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History and development of technology
Developed under the leadership of the French racing driver and race car designer Rondeau M382 was the first, of the technical regulations in force from 1982, the Group C corresponded. Nevertheless, the M382 based largely on its most successful Rondeau, the model M379, with the Jean Rondeau together with Jean-Pierre Jaussaud the 24-hour race at Le Mans 1980 was able to win. This was mainly for financial reasons, as the small racing team from France always had to economize with the funds. Simplifies the situation in the autumn of 1981 was the completion of purchase agreements with three chassis, which were delivered in early 1982 at three customer teams.
In contrast with the M379 the M382 had a longer wheelbase, a new rear suspension, larger brakes front and rear, as well as an aerodynamically enhanced rear. In the customer car built Rondeau the 3.3-liter DFL V8 engine by Cosworth, which was also used for some business operations are used. At Le Mans, the works cars were equipped with the more powerful 3.9-liter version of the DFL engine.
At the beginning of 1982, four drivers were ready. Two vehicles - chassis numbers 001 and 002 - were shipped to North America Belcher Racing and Golden Eagle Racing put the car into the. IMSA GTP series one. Chassis 003 acquired the French racing driver and team owner Christian Bussi . Chassis 004 remained at Rondeau.
His racing debut of the M382 in late January 1982 at 24-hour race at Daytona . The two vehicles came only shortly before the race event in the U.S., so the two teams enough time to prepare for the race and the race set-up remained. Sun both cars remained far below expectations. The Golden Eagle Racing and reported by Bill Knoll, Irv Hoerr and Skeeter McKitterick driven car reached only the 13th Training time, the Belcher Racing M382 driven by Danny Sullivan, Gary Belcher and Hubert Phipps placed himself behind a rank. Both cars were missing in a pole position time of 1.43.891 more than nine seconds on the fastest training time by Bobby Rahal on a March 82G . In the race, both cars were due to many technical shortcomings repeatedly forced into unscheduled visits to the pits. Both vehicles were indeed counted, at end of the race but no longer in the race.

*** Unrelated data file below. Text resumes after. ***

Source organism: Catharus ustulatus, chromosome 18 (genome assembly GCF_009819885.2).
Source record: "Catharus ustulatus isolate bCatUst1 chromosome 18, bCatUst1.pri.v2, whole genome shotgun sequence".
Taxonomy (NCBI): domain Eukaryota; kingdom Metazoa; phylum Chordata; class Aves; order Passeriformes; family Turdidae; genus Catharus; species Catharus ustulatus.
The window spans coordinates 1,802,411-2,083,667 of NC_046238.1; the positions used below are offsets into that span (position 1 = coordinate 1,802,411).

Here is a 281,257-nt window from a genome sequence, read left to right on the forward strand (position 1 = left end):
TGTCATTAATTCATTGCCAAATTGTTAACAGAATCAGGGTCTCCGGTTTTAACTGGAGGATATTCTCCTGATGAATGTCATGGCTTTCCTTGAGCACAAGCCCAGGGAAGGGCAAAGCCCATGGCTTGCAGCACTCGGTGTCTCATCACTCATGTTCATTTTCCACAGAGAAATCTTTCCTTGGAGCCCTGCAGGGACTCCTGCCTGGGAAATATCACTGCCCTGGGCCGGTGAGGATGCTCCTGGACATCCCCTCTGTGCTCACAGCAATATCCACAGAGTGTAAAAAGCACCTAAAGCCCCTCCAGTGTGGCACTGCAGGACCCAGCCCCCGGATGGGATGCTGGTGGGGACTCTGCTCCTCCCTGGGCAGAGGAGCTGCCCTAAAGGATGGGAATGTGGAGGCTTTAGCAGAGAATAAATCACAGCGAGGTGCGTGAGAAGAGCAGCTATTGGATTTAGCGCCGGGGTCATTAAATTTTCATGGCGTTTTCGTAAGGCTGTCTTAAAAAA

Completely contrary to the Daytona race was the race debut the M382 in Europe and the World Sports Car Championship in 1982 . During 1000-kilometer race at Monza qualified Henri Pescarolo the works cars on pole and won with teammate Giorgio Francia the race.
While the racing success in the IMSA GTP series so stayed away almost - only in July 1982 could Skeeter McKitterick with third overall at 100-mile race at Sears Point place a M382 in the top three - the works cars had in the sports car World Cup among the fastest and most successful vehicles in the field. After the second place overall at the 1000-kilometer race at the Nürburgring (driving Henri Pescarolo and Rolf Stommelen ), fifth place in the 6-hour race at Silverstone (Pescarolo and Gordon Spice ) and the fifth overall in the 1000-kilometer race from Spa-Francorchamps ( François Migault and Spice) seemed Rondeau win of the brand 'Cup World Sports Car Championship safely. The ninth overall place of the group B reported vehicle Porsche 930 by Fritz Müller and Georg Memminger at the 1000-kilometer race at the Nürburgring gave, Porsche after a protest, but an additional 15 points and the overall win in the manufacturers' world championship. A Gegenprodest Jean Rondeau was unsuccessful, and then the completely disgruntled Frenchman announced his withdrawal from the factory World Sportscar Championship as well as team leader as a driver.
In 1983, in addition to the all-new M482 built three chassis and delivered. The best placement of a M382 in the following years was the seventh rank (chassis 005) by Pierre Yver and Bernard de Dryver the 1000-kilometer race at Monza in 1984.